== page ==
Get More Smarter on Monday (Holy Crap it’s June 1)

Get More SmarterIf you’ve been wondering what Bruce Jenner will look like as a woman…well, the wait is over. Here’s Caitlyn Jenner (and check out this helpful tip sheet from GLAAD). It’s time to Get More Smarter with Colorado Pols. If you think we missed something important, please include the link in the comments below (here’s a good example).

 

TOP OF MIND TODAY…

► Colorado Veterans took part in a rally yesterday in Aurora to encourage Congress to find the money to complete the Aurora VA Hospital. Congressman Ed Perlmutter (D-Jefferson County) was on hand to join the calls to “Finish the damn thing.” Also on hand was Rep. Mike Coffman (R-Aurora), chairman of the House Veterans Affairs Committee’s Subcommittee on Oversight and Investigationsand he told the crowd pretty much the opposite of what they wanted to hear.

► Speaking of rallies, more than 2,500 people turned out in rainy weather in Southern Jefferson County to voice their concern with the Jeffco School Board and Superintendent Dan McMinimee

Get even more smarter after the jump…

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Get More Smarter on Friday (May 29)

Get More SmarterLet’s just repeat Memorial Day weekend once more, eh? It’s time to Get More Smarter with Colorado Pols. If you think we missed something important, please include the link in the comments below (here’s a good example).

 

TOP OF MIND TODAY…

► State Rep. John Buckner (D-Aurora) has died at the age of 67 after dealing with a respiratory illness. Buckner took a leave from the legislature in late April because of health concerns.

► Jefferson County Schools Superintendent Dan McMinimee has some explaining to do in the wake of the resignation of Communications Director Lisa Pinto (as first reported at Jeffco Pols). Pinto was hired by McMinimee despite the fact that she was largely unqualified for the job — aside from being a right-wing crony, of course. 

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Durango Herald Hammers Ellen Roberts’ “Kabuki”

Sen. Ellen Roberts of Durango has had a tough time this year as she tries to navigate the tricky landscape of apiring to higher office as a female Republican with a “moderate” public image. We’ve discussed a number of instances this year in which Roberts was either forced to move to or willingly positioned herself on the far right of policy debates at the Capitol–from the disastrous “Anti-Vaxxer Bill of Rights” legislation that stoked a nationwide controversy over low vaccination rates, to her more recent support for a so-called “fetal homicide” bill that reproductive rights advocates believed was a segue into another “Personhood” abortion ban.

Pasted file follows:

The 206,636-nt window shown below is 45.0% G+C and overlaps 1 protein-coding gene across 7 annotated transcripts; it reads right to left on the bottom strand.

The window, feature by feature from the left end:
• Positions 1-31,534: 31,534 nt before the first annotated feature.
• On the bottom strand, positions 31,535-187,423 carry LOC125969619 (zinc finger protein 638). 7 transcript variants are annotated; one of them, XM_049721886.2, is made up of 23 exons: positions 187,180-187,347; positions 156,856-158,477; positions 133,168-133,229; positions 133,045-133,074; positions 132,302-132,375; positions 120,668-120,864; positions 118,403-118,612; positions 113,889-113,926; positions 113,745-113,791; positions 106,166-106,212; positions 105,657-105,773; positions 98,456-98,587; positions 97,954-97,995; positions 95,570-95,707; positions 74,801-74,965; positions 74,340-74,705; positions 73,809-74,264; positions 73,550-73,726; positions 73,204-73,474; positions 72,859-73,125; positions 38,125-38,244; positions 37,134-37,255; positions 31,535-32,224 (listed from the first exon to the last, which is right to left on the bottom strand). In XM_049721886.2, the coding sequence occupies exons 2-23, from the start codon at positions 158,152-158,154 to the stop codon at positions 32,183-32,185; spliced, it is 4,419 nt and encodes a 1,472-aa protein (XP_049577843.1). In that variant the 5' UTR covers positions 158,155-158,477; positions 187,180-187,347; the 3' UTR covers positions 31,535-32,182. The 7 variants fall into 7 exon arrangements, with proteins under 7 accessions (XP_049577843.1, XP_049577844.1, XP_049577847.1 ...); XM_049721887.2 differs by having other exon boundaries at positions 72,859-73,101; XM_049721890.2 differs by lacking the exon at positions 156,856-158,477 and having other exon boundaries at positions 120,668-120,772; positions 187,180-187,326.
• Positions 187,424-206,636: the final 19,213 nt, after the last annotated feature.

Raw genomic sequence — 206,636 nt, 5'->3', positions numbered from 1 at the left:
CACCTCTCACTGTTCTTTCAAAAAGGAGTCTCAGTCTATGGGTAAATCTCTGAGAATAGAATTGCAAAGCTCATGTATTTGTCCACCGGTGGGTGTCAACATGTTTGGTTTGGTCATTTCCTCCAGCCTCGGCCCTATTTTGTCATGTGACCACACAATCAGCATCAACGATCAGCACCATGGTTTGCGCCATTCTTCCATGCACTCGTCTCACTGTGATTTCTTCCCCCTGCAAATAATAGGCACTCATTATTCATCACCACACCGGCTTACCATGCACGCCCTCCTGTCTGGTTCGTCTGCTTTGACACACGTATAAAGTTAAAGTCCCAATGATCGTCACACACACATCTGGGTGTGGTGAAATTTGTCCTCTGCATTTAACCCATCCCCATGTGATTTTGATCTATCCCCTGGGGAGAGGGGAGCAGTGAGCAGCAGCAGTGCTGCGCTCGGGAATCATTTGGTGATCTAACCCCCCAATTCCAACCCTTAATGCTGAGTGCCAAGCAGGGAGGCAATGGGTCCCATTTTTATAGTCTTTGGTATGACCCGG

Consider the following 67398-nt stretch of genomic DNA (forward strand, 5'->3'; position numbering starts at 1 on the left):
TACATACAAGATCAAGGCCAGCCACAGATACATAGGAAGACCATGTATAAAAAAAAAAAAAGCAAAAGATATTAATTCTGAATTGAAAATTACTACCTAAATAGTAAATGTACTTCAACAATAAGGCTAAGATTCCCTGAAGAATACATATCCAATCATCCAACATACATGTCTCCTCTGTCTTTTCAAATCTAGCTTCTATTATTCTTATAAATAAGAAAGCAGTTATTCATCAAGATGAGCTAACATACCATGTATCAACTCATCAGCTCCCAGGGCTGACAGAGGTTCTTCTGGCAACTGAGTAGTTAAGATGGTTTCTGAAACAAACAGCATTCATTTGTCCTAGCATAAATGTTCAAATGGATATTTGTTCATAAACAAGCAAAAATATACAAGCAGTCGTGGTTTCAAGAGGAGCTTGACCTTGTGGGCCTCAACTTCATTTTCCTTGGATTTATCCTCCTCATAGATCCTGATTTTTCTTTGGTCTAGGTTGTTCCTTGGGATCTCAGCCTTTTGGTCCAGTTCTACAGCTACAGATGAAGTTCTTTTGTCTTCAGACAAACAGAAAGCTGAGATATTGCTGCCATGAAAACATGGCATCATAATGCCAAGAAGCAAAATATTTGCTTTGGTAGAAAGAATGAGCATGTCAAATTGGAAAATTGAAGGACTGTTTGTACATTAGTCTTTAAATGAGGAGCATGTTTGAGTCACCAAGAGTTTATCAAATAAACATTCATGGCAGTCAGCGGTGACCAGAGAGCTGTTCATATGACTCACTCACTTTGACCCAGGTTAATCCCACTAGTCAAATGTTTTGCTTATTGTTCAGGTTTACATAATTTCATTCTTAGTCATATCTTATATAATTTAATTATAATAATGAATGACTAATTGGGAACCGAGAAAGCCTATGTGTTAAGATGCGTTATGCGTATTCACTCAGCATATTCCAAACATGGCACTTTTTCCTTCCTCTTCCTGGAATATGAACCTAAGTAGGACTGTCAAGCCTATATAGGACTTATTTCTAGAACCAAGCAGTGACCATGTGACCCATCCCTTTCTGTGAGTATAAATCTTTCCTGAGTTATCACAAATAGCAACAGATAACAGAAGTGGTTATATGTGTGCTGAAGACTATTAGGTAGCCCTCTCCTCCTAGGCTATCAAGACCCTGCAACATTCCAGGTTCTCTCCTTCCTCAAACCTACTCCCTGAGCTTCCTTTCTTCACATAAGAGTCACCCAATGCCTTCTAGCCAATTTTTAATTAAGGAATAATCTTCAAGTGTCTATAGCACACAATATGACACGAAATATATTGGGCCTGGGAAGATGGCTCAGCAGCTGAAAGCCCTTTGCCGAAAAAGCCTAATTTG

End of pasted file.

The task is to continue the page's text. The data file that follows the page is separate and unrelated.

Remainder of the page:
Today, Roberts’ hometown paper The Durango Herald weighs in strongly on the latter issue–and while not completely sparing Planned Parenthood and other groups from criticism, the paper’s editorial board makes clear they aren’t buying Roberts’ excuses for backing “Personhood” either:

State Sen. Ellen Roberts, R-Durango, has mounted a spirited and eloquent defense of her support for Senate Bill 268 – called “Concerning offenses against an unborn child” – in the recently concluded legislative session. Lawmakers should be able to explain their positions, and Roberts is good at it…

What she does not explain, however, is that SB 268 was a completely unnecessary piece of political theater. [Pols emphasis] Its language seems carefully tuned to spark controversy, and its stated goal could probably have been achieved without dancing through the minefields of the abortion wars.

…[T]he Legislature could have crafted a tightly written bill that would have increased penalties for such violent acts without employing any of the red-flag words that surround discussion of reproduction. It could have made “terminating a woman’s pregnancy without her permission” punishable by life in prison without any mention of abortion-war catchphrases.

Instead, SB 268 turned entirely on hot-button words. It defined a “person … as a human being and includes an unborn child at every stage of gestation from conception until live birth.”

In fairness, the Herald does accuse Planned Parenthood of “rising to the bait,” citing the fact that the bill was killed in committee as evidence that it “was never a serious threat to reproductive freedom.” But the harshest criticism in this editorial is definitely reserved for Sen. Roberts:

Courting the anti-abortion right while simultaneously touting a pro-choice record is not compromise, but Kabuki. [Pols emphasis]

Ouch.